6 Hidden Things In Your Bank Statement That Could Derail Your Home Purchase

You might be surprised to find out that your bank statements reveal more about you to mortgage underwriters than you think. The bank statements, which are required during the loan application process, help give the loan officers a detailed financial snapshot of you. These show your spending habits, cash advances from credit cards being deposited, overdrafts, and delinquencies. The information in your bank statements can be used to request more documentation and justification from you to justify the bank giving you the home loan.

These are just a few examples of some of the items that banks can use to determine creditworthiness.

1. Deposits that are not sourced

Every deposit in your bank account needs to be explained and documented. While paying for items in cash is good for your FICO® score, having piles of undocumented cash is a negative for a home loan. Every deposit and fund used for a home purchase must be explained and documented. If you receive a gift, especially for the down payment, closing costs, or for the purchase itself, the gift must have a paper trail from the donor to the borrower. If the potential homeowner sells major items, like a car, boat, or other piece of property, then there must be a bill of sale and a paper trail.

When the buyer applies for a home loan, the bank will typically ask for two months of bank statements, so it is important to have all of these in order.

2. Money moving between accounts

Right before some buyers purchase a home, they may want to move money from account to account. This can actually delay the loan process because it creates more work for the loan processor. The loan processor has to track the transfer and withdrawals and match them back and forth. When there are more transfers than necessary, the borrower is creating more work and delays.

3. Having overdrafts and bounced checks

For general financial health you should never have overdrafts. If you have any, you will need to be able to provide a very good explanation. If your FICO® score is 620 and you have no savings history, then you add overdrafts that could overturn an approval of the loan.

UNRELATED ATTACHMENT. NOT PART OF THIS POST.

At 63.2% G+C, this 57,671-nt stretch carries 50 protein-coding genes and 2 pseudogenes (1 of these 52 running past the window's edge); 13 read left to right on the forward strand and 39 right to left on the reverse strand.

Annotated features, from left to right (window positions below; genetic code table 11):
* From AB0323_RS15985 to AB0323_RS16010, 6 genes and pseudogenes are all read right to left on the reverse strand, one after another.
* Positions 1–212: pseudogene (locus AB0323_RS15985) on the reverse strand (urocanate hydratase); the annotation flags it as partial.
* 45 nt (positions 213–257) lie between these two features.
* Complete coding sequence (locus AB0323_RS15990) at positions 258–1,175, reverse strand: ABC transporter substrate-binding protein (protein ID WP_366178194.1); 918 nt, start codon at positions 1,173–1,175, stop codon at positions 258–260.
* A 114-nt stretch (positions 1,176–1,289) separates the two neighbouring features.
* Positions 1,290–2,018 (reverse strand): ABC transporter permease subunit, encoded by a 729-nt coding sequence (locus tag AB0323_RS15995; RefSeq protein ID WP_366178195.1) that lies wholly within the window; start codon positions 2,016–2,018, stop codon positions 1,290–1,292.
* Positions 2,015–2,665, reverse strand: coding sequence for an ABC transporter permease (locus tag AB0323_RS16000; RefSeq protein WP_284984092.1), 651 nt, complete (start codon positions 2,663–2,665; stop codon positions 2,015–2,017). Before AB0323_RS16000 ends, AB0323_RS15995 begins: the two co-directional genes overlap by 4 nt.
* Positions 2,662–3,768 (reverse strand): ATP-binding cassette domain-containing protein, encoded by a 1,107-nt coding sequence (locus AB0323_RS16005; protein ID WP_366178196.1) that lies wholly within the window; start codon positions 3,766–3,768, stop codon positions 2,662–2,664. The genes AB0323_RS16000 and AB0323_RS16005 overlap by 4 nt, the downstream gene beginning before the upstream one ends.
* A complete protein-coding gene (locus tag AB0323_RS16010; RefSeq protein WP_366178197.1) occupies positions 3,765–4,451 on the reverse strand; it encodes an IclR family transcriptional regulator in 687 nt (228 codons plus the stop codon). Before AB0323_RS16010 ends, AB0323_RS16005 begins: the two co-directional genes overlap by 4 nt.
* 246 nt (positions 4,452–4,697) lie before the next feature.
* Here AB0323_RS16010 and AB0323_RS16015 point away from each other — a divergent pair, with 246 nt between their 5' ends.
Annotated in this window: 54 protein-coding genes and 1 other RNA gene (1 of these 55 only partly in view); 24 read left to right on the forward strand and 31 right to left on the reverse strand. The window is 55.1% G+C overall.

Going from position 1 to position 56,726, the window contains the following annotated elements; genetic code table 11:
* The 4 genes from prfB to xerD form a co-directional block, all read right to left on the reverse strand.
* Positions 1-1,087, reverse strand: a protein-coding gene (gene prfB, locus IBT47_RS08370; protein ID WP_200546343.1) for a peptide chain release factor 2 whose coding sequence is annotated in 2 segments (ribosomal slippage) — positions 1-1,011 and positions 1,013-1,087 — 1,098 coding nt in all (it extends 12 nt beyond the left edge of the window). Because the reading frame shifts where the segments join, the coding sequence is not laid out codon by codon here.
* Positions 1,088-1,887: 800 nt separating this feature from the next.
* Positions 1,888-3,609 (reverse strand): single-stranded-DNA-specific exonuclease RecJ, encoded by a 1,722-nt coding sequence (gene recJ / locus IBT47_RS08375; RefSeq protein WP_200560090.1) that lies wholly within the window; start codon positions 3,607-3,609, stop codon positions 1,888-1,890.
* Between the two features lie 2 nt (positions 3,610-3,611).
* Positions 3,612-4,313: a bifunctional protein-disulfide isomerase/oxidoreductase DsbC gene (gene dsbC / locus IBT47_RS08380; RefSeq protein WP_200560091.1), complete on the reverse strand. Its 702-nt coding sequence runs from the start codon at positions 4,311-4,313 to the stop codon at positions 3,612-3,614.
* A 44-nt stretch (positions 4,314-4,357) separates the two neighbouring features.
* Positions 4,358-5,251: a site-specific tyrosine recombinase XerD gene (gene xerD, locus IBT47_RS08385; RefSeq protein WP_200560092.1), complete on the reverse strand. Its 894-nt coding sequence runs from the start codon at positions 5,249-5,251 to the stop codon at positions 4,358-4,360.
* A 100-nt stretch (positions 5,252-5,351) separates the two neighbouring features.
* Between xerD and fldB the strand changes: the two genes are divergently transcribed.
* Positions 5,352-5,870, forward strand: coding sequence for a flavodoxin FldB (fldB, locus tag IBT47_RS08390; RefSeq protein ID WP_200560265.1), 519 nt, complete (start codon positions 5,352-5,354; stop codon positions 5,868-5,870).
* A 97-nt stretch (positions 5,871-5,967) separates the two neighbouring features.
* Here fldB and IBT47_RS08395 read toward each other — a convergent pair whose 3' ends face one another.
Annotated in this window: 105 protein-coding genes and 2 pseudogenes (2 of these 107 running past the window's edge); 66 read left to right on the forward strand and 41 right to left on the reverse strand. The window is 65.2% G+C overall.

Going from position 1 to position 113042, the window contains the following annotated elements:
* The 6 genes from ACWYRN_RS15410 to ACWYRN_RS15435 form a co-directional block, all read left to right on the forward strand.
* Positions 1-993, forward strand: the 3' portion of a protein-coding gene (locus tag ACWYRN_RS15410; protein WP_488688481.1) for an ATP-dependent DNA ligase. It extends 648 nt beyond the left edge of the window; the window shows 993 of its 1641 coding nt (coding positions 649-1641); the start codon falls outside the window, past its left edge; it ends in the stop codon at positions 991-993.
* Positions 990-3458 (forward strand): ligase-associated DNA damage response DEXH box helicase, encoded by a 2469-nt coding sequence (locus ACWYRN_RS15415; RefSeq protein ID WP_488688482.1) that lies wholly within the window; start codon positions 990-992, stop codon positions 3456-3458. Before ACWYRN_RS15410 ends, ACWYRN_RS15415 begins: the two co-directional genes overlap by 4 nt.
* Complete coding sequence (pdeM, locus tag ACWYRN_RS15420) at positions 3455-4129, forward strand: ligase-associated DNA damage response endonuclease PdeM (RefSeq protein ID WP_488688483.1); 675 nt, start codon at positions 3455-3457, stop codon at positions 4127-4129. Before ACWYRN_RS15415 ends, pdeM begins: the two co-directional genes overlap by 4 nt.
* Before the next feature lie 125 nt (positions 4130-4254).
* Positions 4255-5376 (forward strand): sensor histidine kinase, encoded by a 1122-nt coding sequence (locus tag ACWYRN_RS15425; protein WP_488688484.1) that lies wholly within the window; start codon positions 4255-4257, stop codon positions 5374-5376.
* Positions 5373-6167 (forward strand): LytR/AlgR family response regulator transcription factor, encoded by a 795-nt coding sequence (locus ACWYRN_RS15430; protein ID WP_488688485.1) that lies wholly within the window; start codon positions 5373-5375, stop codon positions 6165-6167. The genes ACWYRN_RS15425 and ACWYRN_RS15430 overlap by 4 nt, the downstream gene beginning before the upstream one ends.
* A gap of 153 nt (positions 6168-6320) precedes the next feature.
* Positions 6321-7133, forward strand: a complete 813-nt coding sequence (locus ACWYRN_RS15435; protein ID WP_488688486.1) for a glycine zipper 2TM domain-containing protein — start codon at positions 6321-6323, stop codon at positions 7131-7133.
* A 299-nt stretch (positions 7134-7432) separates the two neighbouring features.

4. Missing pages

The loan officer is going to need all pages of the bank statement, even if a page has no pertinent information.


5. Debts that you didn’t disclose that are not on the credit report

Any consistent payments going out like personal loans or child support will be questioned and may need to be counted in the debt-to-income ratios. These could affect qualifying.

6. Earnest money check clearing

The bank will need proof that the check has cleared. Accepting cash for the earnest money deposit is tricky, while money orders and cashier’s checks are acceptable forms of payment for earnest money deposits the lender will need to know where the funds came from. Anyone writing a check for the earnest money deposit that is not named on the loan must provide a gift letter stating that the buyer does not have to repay the money.

The best news is that with enough notice before closing, the loan officer can rectify or preempt potential problems. The best course of action for a potential home buyer is to consult with a loan officer before beginning a home search to become prequalified.

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